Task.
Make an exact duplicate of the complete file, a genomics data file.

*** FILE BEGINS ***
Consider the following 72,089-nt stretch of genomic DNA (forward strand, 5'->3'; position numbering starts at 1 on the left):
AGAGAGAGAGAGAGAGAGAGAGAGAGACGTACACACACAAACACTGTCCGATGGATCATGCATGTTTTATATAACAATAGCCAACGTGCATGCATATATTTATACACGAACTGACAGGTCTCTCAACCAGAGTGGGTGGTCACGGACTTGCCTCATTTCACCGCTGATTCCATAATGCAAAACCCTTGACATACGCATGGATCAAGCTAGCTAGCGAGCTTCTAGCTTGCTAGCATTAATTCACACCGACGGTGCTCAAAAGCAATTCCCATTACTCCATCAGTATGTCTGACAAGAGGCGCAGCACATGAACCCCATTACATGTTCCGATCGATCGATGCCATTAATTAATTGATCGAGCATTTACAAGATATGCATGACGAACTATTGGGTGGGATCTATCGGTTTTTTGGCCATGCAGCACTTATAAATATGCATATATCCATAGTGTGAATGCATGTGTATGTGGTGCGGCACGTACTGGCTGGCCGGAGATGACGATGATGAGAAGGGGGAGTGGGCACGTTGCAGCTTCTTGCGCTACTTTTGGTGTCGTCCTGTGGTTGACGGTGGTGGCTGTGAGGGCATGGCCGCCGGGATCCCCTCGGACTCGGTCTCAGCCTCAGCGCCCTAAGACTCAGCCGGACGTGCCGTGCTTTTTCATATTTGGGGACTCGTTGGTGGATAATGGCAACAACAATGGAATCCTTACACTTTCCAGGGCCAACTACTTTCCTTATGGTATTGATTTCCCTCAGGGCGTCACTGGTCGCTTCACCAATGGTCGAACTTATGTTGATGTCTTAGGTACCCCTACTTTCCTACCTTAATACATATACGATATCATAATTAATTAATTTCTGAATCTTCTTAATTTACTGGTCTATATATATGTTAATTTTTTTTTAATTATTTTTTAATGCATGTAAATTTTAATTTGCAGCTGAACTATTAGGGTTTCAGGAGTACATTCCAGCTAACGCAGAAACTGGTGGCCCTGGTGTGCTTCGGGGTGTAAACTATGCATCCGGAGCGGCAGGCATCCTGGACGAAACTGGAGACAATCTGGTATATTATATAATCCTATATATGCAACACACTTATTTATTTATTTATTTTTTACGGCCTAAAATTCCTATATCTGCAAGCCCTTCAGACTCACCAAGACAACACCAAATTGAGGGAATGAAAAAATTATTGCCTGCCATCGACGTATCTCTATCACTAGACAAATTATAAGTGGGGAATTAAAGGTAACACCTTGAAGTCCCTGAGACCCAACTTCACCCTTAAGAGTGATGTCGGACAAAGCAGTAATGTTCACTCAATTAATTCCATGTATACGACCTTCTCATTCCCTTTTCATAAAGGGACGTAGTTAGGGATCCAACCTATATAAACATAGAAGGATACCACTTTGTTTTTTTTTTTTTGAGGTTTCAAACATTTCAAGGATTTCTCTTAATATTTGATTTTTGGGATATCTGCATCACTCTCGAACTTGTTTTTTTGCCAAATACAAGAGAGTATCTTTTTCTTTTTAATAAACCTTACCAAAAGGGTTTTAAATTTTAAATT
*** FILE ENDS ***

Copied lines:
Consider the following 72,089-nt stretch of genomic DNA (forward strand, 5'->3'; position numbering starts at 1 on the left):
AGAGAGAGAGAGAGAGAGAGAGAGAGACGTACACACACAAACACTGTCCGATGGATCATGCATGTTTTATATAACAATAGCCAACGTGCATGCATATATTTATACACGAACTGACAGGTCTCTCAACCAGAGTGGGTGGTCACGGACTTGCCTCATTTCACCGCTGATTCCATAATGCAAAACCCTTGACATACGCATGGATCAAGCTAGCTAGCGAGCTTCTAGCTTGCTAGCATTAATTCACACCGACGGTGCTCAAAAGCAATTCCCATTACTCCATCAGTATGTCTGACAAGAGGCGCAGCACATGAACCCCATTACATGTTCCGATCGATCGATGCCATTAATTAATTGATCGAGCATTTACAAGATATGCATGACGAACTATTGGGTGGGATCTATCGGTTTTTTGGCCATGCAGCACTTATAAATATGCATATATCCATAGTGTGAATGCATGTGTATGTGGTGCGGCACGTACTGGCTGGCCGGAGATGACGATGATGAGAAGGGGGAGTGGGCACGTTGCAGCTTCTTGCGCTACTTTTGGTGTCGTCCTGTGGTTGACGGTGGTGGCTGTGAGGGCATGGCCGCCGGGATCCCCTCGGACTCGGTCTCAGCCTCAGCGCCCTAAGACTCAGCCGGACGTGCCGTGCTTTTTCATATTTGGGGACTCGTTGGTGGATAATGGCAACAACAATGGAATCCTTACACTTTCCAGGGCCAACTACTTTCCTTATGGTATTGATTTCCCTCAGGGCGTCACTGGTCGCTTCACCAATGGTCGAACTTATGTTGATGTCTTAGGTACCCCTACTTTCCTACCTTAATACATATACGATATCATAATTAATTAATTTCTGAATCTTCTTAATTTACTGGTCTATATATATGTTAATTTTTTTTTAATTATTTTTTAATGCATGTAAATTTTAATTTGCAGCTGAACTATTAGGGTTTCAGGAGTACATTCCAGCTAACGCAGAAACTGGTGGCCCTGGTGTGCTTCGGGGTGTAAACTATGCATCCGGAGCGGCAGGCATCCTGGACGAAACTGGAGACAATCTGGTATATTATATAATCCTATATATGCAACACACTTATTTATTTATTTATTTTTTACGGCCTAAAATTCCTATATCTGCAAGCCCTTCAGACTCACCAAGACAACACCAAATTGAGGGAATGAAAAAATTATTGCCTGCCATCGACGTATCTCTATCACTAGACAAATTATAAGTGGGGAATTAAAGGTAACACCTTGAAGTCCCTGAGACCCAACTTCACCCTTAAGAGTGATGTCGGACAAAGCAGTAATGTTCACTCAATTAATTCCATGTATACGACCTTCTCATTCCCTTTTCATAAAGGGACGTAGTTAGGGATCCAACCTATATAAACATAGAAGGATACCACTTTGTTTTTTTTTTTTTGAGGTTTCAAACATTTCAAGGATTTCTCTTAATATTTGATTTTTGGGATATCTGCATCACTCTCGAACTTGTTTTTTTGCCAAATACAAGAGAGTATCTTTTTCTTTTTAATAAACCTTACCAAAAGGGTTTTAAATTTTAAATT